At present, there are too few incentives in the system to provide a good service, keep trains in good order, make rides comfortable and provide enough stock. Another problem that has resulted on my line as a result of the franchise system is that there is a shortage of stock. Those who know the Thameslink network will know that there has to be a dual-voltage operation, because there is AC on the north side and DC on the south side. There have to be special trains with both types of motor, but there is a limited number of them. Some are actually held by another franchisee, but it will not let them be transferred to our franchisee, which needs them.

At peak times, as I have experienced myself, there is four-car operation instead of eight-car operation. We are so short of sets that if one set goes out of operation, it becomes a scrum to get to work. Even I have occasionally had to stand, even though I travel in from as far out as Luton, and people will certainly have to stand by the time that the trains reach St. Albans. That is unacceptable. We need more trains and more stock. Even now, there is stock that could be transferred to Thameslink, but it is not being transferred. The reasons are complicated reasons, and the franchisees cannot agree on the issue. With an integrated national system, however, that stock could simply be transferred, and we could have optimal use of all stock in all regions. That would make for a much better railway and much more comfort for my constituents and for all those who travel on lines such as mine.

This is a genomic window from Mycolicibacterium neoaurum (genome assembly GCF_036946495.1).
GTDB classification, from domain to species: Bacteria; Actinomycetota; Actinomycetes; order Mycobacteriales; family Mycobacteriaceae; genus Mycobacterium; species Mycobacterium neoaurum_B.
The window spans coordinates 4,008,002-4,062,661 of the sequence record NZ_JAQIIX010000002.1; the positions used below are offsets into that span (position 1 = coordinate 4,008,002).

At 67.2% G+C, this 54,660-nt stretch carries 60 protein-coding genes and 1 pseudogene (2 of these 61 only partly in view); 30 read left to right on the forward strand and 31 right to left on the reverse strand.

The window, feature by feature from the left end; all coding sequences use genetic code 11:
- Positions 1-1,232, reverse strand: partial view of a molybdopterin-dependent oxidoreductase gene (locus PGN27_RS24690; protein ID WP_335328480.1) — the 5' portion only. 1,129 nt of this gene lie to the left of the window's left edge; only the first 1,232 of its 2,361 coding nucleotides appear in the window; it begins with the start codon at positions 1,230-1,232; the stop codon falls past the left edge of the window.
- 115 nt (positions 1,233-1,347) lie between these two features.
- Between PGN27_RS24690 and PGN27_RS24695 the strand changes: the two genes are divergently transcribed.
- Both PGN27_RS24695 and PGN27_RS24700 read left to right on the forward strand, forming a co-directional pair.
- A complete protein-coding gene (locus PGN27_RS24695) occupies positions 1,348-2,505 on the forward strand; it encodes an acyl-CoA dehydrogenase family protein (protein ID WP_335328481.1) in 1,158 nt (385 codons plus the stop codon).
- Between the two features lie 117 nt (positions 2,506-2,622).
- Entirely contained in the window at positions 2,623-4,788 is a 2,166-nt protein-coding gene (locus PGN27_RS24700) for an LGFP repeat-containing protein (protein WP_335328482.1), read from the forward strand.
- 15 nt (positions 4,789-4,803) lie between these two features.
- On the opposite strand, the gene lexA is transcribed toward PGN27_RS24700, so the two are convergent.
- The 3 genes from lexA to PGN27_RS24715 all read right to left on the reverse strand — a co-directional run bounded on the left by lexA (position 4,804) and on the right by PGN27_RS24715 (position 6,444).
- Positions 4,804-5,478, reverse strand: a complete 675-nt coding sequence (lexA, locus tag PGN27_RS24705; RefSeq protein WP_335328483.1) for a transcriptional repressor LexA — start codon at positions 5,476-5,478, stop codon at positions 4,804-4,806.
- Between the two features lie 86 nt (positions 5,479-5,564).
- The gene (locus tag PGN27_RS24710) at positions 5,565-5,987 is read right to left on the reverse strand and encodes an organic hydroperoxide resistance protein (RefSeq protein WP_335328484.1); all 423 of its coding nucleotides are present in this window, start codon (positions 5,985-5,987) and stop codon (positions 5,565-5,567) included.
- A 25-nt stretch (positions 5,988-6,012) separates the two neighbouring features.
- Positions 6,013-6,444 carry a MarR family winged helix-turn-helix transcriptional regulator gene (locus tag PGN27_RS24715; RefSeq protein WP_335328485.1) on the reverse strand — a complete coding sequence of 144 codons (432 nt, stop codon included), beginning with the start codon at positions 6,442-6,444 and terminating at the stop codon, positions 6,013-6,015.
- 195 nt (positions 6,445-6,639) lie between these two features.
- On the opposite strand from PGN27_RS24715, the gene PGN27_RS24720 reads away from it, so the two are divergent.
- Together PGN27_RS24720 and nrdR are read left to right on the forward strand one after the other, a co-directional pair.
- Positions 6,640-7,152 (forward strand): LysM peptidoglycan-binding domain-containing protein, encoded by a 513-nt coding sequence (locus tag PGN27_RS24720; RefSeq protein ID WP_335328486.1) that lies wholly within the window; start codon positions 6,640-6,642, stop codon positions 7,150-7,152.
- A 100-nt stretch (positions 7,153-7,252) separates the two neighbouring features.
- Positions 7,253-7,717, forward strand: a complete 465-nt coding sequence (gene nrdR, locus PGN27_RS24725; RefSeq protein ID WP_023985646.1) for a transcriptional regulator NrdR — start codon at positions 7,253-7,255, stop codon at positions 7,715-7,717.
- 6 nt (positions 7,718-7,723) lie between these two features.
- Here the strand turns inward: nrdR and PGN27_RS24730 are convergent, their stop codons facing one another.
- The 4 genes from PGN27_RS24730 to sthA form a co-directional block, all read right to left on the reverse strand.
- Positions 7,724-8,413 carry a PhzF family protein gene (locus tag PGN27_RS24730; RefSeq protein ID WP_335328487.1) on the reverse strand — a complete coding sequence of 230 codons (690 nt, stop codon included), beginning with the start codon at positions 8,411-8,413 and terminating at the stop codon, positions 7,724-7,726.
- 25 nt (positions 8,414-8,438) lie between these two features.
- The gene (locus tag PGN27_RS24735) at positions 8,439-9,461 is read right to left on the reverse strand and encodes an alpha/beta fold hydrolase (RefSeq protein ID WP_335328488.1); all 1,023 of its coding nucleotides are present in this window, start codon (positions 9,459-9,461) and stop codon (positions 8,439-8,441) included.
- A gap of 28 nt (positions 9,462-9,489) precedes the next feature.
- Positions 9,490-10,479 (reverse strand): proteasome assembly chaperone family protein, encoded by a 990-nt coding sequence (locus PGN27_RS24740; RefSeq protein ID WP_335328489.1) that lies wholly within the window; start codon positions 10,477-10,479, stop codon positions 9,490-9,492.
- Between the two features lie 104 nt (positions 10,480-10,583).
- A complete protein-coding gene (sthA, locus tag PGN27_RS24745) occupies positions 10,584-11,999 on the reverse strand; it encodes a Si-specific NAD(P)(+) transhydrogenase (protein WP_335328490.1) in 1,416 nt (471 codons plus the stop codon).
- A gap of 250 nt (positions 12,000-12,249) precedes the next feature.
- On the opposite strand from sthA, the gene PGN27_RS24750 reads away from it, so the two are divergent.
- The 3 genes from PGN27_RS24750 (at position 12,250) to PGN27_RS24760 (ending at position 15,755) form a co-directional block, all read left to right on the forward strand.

I think that I have made my point. I did not expect to have quite this much time and I am surprised that many more Members do not wish to speak on this subject. My speech has therefore been rather longer than I thought that it would be, but my basic point is that the franchise system is nonsense. It should be wound up quickly by integrating the train operating companies with Network Rail and by beginning to recreate a sensible national integrated railway system.

I congratulate the hon. Member for Twickenham (Dr. Cable) on his highly topical choice of subject for debate: we had the Network Rail annual report on Monday and the announcement on regulated fares yesterday. I agree with what he said about pressing the Minister on what happens to the Eurostar platforms at Waterloo when they are released.

The hon. Member for Luton, North (Kelvin Hopkins) will not be surprised to hear that I approach the issue from a different philosophical perspective from him. I should like to disabuse him of his notions about the prevailing culture in the Treasury in the run-up to privatisation. Between 1994 and 1997, I was either at the Treasury or the Department for Transport, and it is a travesty of the truth to portray the policy towards the railways as a sinister conspiracy to run them down. What one wanted to do was to release them from the constraints of public sector funding and the Treasury and to unlock their potential to allow them to expand. In my time at the Department for Transport or the Treasury, I certainly met no officials who held the views that the hon. Gentleman describes.

I do not doubt the right hon. Gentleman’s good intent and his good wishes for the railways, but Treasury officials apparently made those comments to senior executives in the railway industry. Those executives are now in the private sector and repeated those comments to me.